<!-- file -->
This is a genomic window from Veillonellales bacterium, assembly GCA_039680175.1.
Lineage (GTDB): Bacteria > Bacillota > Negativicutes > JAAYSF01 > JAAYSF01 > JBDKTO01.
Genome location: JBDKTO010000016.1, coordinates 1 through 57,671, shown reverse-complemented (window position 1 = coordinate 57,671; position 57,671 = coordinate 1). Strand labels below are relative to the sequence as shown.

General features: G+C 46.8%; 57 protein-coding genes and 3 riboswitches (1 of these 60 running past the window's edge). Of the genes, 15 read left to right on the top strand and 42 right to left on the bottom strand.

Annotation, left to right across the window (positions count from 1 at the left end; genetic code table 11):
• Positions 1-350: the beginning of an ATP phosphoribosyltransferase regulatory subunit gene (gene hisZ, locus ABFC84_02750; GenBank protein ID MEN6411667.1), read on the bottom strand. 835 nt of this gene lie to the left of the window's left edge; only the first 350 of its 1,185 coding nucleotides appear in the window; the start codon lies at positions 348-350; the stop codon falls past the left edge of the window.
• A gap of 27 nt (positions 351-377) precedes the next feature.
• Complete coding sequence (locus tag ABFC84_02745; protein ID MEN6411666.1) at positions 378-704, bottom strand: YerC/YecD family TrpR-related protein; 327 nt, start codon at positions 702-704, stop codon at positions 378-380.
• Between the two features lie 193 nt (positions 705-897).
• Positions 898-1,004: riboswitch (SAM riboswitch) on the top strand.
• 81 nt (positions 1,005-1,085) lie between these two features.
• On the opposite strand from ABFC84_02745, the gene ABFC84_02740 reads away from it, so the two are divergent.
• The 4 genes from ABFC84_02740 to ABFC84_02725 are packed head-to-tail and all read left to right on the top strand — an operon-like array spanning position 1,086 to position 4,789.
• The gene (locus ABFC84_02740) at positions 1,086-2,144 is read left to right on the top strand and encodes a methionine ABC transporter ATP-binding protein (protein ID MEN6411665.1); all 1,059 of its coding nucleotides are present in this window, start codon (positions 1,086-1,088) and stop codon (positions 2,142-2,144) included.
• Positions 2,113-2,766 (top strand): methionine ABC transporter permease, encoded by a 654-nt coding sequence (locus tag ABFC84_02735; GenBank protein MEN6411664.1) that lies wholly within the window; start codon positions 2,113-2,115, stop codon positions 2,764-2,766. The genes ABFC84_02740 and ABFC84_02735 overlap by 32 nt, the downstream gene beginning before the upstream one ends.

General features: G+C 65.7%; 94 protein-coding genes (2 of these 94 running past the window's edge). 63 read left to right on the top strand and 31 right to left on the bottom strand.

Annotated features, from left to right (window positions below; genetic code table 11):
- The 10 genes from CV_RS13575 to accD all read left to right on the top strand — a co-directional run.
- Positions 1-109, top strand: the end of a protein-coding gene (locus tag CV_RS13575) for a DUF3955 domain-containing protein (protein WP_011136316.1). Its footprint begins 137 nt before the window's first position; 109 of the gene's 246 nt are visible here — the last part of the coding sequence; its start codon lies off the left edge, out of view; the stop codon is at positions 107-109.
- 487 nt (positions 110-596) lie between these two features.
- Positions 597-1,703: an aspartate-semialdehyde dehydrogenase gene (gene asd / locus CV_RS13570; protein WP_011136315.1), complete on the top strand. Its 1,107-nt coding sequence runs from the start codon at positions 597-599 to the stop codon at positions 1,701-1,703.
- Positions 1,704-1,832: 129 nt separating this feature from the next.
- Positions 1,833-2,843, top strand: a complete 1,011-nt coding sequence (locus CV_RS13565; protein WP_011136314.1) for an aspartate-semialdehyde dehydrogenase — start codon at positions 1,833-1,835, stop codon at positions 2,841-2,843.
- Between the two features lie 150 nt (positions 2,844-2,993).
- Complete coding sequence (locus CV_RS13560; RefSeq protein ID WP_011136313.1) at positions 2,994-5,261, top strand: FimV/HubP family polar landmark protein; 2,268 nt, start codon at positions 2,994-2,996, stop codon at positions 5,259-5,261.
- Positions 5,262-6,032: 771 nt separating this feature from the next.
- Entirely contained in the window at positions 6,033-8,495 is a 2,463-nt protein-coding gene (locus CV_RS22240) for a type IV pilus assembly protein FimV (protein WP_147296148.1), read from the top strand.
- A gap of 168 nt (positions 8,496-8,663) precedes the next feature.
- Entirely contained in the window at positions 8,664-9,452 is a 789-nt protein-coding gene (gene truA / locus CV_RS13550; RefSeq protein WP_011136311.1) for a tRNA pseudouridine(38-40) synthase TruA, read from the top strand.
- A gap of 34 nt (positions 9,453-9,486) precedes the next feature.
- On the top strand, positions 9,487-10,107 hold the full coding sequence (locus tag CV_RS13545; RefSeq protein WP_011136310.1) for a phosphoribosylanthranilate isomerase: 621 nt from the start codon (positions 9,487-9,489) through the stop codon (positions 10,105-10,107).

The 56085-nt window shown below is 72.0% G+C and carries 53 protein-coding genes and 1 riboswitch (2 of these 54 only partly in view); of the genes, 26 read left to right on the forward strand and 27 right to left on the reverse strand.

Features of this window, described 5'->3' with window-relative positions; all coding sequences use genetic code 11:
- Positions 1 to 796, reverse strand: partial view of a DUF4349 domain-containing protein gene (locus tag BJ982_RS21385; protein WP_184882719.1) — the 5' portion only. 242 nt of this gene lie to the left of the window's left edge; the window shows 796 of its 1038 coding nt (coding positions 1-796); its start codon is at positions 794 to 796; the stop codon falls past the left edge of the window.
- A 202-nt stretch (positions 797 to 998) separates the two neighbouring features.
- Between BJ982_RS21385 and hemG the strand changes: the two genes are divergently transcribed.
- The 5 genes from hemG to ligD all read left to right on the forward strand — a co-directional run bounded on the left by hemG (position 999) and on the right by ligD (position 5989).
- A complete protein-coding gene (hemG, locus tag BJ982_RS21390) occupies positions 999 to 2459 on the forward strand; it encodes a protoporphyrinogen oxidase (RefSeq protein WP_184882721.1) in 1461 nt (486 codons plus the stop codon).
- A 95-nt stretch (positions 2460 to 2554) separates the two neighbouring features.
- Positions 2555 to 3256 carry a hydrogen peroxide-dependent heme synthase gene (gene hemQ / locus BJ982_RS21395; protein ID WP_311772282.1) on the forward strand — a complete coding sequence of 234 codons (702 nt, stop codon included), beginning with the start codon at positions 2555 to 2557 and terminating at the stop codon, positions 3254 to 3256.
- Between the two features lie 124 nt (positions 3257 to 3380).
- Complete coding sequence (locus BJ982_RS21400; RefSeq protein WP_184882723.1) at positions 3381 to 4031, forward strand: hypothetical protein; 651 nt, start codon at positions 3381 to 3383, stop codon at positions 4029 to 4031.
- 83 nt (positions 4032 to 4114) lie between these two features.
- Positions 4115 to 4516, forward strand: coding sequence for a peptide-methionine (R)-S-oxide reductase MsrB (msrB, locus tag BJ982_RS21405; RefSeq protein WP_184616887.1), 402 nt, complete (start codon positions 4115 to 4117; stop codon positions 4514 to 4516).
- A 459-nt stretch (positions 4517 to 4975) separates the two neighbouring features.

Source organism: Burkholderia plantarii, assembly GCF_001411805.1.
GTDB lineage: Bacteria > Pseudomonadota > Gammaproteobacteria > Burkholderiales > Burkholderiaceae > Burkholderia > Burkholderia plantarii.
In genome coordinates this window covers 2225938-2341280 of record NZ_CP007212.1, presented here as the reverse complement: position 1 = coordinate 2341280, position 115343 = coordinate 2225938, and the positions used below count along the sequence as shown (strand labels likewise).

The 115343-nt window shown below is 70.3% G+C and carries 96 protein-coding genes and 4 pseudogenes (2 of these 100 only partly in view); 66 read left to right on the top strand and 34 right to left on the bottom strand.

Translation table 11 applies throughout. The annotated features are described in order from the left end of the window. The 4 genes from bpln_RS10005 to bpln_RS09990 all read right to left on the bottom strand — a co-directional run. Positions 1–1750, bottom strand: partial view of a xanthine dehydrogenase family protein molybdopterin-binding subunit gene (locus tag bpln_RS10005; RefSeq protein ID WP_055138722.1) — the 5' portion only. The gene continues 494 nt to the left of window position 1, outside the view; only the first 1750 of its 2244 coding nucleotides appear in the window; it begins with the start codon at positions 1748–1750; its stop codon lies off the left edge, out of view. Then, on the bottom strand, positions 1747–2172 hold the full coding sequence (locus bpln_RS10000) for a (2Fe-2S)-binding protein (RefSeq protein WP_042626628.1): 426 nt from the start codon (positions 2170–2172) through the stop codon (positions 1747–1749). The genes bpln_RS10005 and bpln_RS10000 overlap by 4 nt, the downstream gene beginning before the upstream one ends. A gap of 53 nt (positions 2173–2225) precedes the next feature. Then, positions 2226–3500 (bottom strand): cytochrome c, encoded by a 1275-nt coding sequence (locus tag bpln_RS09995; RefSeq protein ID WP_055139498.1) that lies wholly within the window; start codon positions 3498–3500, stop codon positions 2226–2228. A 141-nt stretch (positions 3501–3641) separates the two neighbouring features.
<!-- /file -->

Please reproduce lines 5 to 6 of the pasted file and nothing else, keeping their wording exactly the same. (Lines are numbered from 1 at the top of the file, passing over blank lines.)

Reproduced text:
Annotation, left to right across the window (positions count from 1 at the left end; genetic code table 11):
• Positions 1-350: the beginning of an ATP phosphoribosyltransferase regulatory subunit gene (gene hisZ, locus ABFC84_02750; GenBank protein ID MEN6411667.1), read on the bottom strand. 835 nt of this gene lie to the left of the window's left edge; only the first 350 of its 1,185 coding nucleotides appear in the window; the start codon lies at positions 348-350; the stop codon falls past the left edge of the window.